The Black Hole of Publishing

Is it really, though? I mean the black hole? Just asking for a friend.

Okay, so ’tis the season of finishing my MFA program in creative writing converging with the submissions opening of literary journals and independent presses. I’ve hustled to get my individual essay out there, and out of 206 submissions sent out just this calendar year (yes, I keep a detailed spreadsheet, which I highly recommend!) I got about seven acceptances. So, of course, every time I get a “congratulations!” on my publication success, I feel a need to add a verbal addendum. Those acceptances were fought for, and surely didn’t just roll in.

Now with eight of my manuscript’s essays getting picked up for publication with journals (again, I fought tooth and nail for those), and after making some revisions after my thesis defense this past July, I felt it might be worth sending the whole damn thing out into the black hole.

Many publishers preempt their silence with a note–“we receive so many submissions that we will only reach out if we are interested…” Frustrating for the writer, for sure, yet I get it. Remember that I’ve sent out 206 smaller essays just this year? Imagine if I had to read all of them and respond to each one. Now imagine that each 3000 word essay was actually a 66,000 word book. Yeah, I get it.

Yet, it doesn’t help the idea that publishing is like sending my babies into a black hole. Certainly there are days I get so frustrated with my six-year-old that I’d love to send her into a black hole (temporarily, of course), or perhaps, better yet, I can go into this black hole for a little R&R. But my written babies, alone into the darkness, with all my doubt wondering if I produced the very best I could have is scary. At least with my human child, I know I did all I could with my genes and good looks.

In addition to the independent press black hole, let’s add in the literary agent hole. I imagine they are all sitting on whatever is on the other side of a black hole, sipping coffee, chatting over manuscripts, dripping brown liquid into their keyboards as they laugh at just how bad most cover letters, queries, synopses, marketing plans, and manuscripts really are. That image gives me a little hope that with my intense need to research extensively before submitting any work, with my reading books on publishing (I recommend Courtney Maum’s “Before and After the Book Deal: A Writer’s Guide to Finishing, Publishing, Promoting, and Surviving Your First Book“–I get zero kickbacks from this endorsement, BTW, I just really enjoyed this book and her humor), and my obsessiveness to rid all of my written documents of errors that I might just cling to the edge of the black hole before falling in. Maybe I keep the agents’ coffee safely in the mug.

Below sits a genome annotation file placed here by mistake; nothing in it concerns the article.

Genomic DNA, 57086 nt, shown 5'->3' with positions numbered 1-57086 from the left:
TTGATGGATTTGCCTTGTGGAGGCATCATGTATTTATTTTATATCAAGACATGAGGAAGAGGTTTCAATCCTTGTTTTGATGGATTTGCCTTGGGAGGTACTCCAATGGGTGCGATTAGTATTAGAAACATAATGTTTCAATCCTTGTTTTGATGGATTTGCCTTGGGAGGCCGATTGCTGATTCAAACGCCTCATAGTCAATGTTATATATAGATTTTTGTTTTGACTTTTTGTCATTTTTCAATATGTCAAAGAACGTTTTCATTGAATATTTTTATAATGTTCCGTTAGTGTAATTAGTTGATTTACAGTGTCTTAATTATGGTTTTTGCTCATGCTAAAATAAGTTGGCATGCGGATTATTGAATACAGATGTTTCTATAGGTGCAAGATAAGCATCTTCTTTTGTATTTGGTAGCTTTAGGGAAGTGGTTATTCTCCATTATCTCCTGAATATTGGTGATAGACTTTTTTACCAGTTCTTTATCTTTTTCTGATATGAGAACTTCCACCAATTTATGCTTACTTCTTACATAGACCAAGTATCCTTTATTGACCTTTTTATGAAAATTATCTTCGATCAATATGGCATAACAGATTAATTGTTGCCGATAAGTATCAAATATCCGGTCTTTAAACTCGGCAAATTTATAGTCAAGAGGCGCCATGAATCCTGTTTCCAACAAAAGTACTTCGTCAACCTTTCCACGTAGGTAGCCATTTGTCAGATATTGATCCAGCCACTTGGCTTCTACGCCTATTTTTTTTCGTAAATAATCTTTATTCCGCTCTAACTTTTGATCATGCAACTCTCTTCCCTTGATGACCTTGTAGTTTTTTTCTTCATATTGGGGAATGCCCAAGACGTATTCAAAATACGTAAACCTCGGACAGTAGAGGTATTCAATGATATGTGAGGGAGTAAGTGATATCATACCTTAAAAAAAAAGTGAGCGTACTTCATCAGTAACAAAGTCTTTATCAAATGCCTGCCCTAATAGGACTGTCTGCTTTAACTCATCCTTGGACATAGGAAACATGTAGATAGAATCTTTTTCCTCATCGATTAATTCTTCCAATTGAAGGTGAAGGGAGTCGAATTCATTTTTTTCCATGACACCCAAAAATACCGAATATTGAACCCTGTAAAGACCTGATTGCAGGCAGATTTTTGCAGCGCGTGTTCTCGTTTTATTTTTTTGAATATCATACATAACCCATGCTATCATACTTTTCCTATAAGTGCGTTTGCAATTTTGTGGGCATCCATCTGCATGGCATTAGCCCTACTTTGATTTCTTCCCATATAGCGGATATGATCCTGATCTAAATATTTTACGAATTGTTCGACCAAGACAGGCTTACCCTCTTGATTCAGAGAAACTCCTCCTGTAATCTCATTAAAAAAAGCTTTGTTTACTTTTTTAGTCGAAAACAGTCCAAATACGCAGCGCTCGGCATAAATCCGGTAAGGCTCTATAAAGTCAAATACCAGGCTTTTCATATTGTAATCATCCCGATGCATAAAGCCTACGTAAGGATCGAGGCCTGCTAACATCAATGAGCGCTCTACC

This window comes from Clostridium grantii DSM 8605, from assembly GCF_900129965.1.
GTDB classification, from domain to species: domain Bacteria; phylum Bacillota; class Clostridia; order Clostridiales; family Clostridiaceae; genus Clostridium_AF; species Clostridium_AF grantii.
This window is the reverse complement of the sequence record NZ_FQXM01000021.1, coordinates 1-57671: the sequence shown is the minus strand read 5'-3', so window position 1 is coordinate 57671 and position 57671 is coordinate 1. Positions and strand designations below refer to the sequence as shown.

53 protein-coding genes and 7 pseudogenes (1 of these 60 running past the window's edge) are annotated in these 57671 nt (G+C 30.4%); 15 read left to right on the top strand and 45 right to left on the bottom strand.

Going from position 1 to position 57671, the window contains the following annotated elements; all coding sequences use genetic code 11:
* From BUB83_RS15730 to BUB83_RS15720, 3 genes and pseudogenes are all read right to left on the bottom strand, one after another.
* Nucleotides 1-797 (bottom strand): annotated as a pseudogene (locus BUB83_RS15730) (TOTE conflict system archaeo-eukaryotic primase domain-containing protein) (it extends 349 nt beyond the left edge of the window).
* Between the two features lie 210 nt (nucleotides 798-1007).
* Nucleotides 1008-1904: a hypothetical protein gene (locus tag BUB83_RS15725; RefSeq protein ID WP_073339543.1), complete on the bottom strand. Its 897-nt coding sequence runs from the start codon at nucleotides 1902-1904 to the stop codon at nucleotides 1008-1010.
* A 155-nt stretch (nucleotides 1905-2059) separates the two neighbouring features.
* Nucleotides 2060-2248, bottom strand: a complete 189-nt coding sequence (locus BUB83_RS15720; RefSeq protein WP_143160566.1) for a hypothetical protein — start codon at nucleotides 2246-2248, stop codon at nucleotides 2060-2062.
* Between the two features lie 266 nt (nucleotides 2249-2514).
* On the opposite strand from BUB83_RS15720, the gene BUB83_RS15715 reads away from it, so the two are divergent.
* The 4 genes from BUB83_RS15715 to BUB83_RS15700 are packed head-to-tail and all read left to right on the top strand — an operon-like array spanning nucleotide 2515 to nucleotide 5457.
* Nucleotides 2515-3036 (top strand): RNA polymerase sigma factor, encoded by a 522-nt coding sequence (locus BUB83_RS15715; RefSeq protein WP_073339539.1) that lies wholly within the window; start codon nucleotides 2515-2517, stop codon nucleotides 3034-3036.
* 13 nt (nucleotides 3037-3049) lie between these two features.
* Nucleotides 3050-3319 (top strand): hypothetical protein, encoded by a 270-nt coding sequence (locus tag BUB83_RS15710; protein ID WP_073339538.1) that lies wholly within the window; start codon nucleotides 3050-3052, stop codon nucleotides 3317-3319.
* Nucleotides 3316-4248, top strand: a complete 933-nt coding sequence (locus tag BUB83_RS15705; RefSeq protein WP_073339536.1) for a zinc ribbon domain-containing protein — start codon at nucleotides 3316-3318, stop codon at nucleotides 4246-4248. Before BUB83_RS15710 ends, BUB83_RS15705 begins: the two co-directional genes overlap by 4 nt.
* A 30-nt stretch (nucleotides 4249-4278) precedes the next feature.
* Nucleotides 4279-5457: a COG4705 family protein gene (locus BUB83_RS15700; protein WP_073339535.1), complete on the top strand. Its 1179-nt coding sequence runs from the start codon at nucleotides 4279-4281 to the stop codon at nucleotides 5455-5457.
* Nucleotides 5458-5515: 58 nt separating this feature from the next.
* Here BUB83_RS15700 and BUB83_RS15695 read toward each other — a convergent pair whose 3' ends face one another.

So, by now, you likely have realized that I AM the friend that was wondering about this black hole, clever reader. But don’t worry, I haven’t fallen in (yet) and plan to save my written babies from as much crushing rejection as possible. Sometimes, though, (actually, often), it just will happen. And such is the life of a writer. At least rejection, even silent rejection, reminds me that while I may never hear back from everyone, people’s eyes are getting on my work. And that must count for something.

I’ll let all my friends know.

Published by lkgaddis

I have been working on this memoir-style project for a while now, and I'm excited to share it with others. My hope is to get as wide an audience as possible, and to receive comments, suggestions, and ideas to improve and expand what I have. I also want to encourage others to become curious about the topic of babies, and the loss that can come with the adventures of trying to start a family. In the world of celebrating healthy babies, we who know otherwise need a voice too.

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